Look at the classified pages of any Iranian newspaper and you'll notice a growing number of adverts for drug rehabilitation centres. In recent months, at least 20 to 30 new institutions have placed listings, outlining their services to the public. At first glance, this might appear to reflect an increased desire to tackle drug addiction in the country, or at least a developing awareness of the problem.
However, relatives of patients have expressed skepticism at the thriving drug rehab trade, accusing those behind the hospitals of profiteering from others' misfortune. They questioned the effectiveness of the expensive and often lengthy treatments on offer and alleged that patients were still able to access drugs while in these supposedly "clean" environments.
Treating drug addiction can be a lucrative business. Mansur, who is staying at a rehabilitation unit in west Tehran, said that his family had so far spent over three million tomans, some 3,000 US dollars, to help him overcome his drug dependency.
Yet he said he continues to "play"' with blood - a reference to the practice of sharing a needle between friends to inject drug-contaminated blood - even though he is aware that he could contract hepatitis or HIV from this.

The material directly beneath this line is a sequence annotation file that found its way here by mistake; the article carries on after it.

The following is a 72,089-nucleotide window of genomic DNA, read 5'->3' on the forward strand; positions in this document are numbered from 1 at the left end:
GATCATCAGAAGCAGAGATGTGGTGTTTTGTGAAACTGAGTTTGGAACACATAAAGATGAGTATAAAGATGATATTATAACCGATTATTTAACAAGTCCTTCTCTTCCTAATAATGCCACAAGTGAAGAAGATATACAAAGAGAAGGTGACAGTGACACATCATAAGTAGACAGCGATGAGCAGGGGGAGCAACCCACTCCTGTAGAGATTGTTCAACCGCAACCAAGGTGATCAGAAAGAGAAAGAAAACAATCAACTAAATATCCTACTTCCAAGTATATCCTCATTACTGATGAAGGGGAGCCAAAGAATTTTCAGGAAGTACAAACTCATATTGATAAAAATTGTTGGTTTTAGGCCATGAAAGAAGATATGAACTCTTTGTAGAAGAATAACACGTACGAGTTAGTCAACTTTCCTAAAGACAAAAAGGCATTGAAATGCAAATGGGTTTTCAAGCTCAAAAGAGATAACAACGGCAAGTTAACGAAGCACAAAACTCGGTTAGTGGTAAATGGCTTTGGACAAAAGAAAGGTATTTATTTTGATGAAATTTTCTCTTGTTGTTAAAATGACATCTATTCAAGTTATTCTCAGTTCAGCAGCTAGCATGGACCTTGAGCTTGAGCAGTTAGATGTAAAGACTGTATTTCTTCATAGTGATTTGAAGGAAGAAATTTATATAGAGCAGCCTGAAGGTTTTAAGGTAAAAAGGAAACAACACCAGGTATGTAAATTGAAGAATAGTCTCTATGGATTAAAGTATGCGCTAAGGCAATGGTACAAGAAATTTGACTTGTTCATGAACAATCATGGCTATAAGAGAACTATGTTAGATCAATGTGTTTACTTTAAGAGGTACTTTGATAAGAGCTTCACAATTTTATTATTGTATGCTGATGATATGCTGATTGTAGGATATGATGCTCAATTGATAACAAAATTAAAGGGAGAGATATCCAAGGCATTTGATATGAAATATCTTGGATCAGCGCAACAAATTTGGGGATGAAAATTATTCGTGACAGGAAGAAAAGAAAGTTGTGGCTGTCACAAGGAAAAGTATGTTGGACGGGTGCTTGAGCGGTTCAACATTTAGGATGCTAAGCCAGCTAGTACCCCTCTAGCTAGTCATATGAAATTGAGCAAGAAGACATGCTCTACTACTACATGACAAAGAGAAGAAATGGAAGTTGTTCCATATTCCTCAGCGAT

He has no problems accessing drugs while at the rehabilitation establishment, he said.
Mansur is not alone in continuing to use drugs while in rehab.
Recently, a fatal overdose in a ward at one of Tehran's specialist psychiatric and rehab hospitals generated a lot of controversy. Observers questioned how it could have happened in such an establishment, which charges exorbitant sums in exchange for a clean, quarantined environment in which people can overcome addictions.
The incident is thought to be just one of many cases where patients in rehab have continued to score illegal drugs.
Last week, a government official, who spoke on condition of anonymity, said that the authorities had received piles of reports about similar breaches within such centres. However, he noted that most of these had not been taken seriously or acted upon.
The majority of the complaints, he said, were from families concerned that addicts were still able to procure drugs during treatment.
People were also angry that patients had been sent home following rehab - yet remained dependent on drugs. Certain staff members were accused of accepting bribes from patients in exchange for providing fake urine test results to show they were clean.
Mohammad Reza, the father of a 23-year old who has been through rehab several times, has no faith in such institutions, saying they merely exploit vulnerable people who feel they have little alternative.
Reza, whose son became addicted to drugs while serving in the army, said he thought the growing rehabilitation business was driven by profiteers unconcerned with patient welfare.
According to him, doctors with significant experience or useful contacts establish a clinic under the guise of providing rehabilitation services. However, he said that instead of weaning patients off chemical substances, the centres left them addicted to lighter forms of drugs, thus allowing the health unit to prolong the treatment.